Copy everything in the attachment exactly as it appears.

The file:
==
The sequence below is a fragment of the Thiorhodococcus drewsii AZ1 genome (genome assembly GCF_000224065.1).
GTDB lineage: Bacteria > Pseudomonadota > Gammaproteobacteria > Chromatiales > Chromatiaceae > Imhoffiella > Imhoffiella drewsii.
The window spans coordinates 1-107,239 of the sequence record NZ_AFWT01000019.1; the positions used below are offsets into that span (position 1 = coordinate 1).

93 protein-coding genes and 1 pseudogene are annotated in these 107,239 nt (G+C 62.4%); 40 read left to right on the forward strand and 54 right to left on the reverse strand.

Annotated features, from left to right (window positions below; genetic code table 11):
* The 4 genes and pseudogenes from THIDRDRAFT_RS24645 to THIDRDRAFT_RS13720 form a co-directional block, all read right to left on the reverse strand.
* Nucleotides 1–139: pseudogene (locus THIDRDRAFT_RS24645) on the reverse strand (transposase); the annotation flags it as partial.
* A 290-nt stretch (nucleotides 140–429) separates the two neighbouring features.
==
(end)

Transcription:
The sequence below is a fragment of the Thiorhodococcus drewsii AZ1 genome (genome assembly GCF_000224065.1).
GTDB lineage: Bacteria > Pseudomonadota > Gammaproteobacteria > Chromatiales > Chromatiaceae > Imhoffiella > Imhoffiella drewsii.
The window spans coordinates 1-107,239 of the sequence record NZ_AFWT01000019.1; the positions used below are offsets into that span (position 1 = coordinate 1).

93 protein-coding genes and 1 pseudogene are annotated in these 107,239 nt (G+C 62.4%); 40 read left to right on the forward strand and 54 right to left on the reverse strand.

Annotated features, from left to right (window positions below; genetic code table 11):
* The 4 genes and pseudogenes from THIDRDRAFT_RS24645 to THIDRDRAFT_RS13720 form a co-directional block, all read right to left on the reverse strand.
* Nucleotides 1–139: pseudogene (locus THIDRDRAFT_RS24645) on the reverse strand (transposase); the annotation flags it as partial.
* A 290-nt stretch (nucleotides 140–429) separates the two neighbouring features.